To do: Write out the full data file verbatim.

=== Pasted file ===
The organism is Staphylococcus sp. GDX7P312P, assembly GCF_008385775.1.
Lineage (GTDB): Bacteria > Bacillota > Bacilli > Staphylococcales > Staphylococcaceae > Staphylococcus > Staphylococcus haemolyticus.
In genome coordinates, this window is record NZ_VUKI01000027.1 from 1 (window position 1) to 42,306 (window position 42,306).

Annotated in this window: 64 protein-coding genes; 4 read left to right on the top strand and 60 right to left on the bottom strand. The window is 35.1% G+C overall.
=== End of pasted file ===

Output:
The organism is Staphylococcus sp. GDX7P312P, assembly GCF_008385775.1.
Lineage (GTDB): Bacteria > Bacillota > Bacilli > Staphylococcales > Staphylococcaceae > Staphylococcus > Staphylococcus haemolyticus.
In genome coordinates, this window is record NZ_VUKI01000027.1 from 1 (window position 1) to 42,306 (window position 42,306).

Annotated in this window: 64 protein-coding genes; 4 read left to right on the top strand and 60 right to left on the bottom strand. The window is 35.1% G+C overall.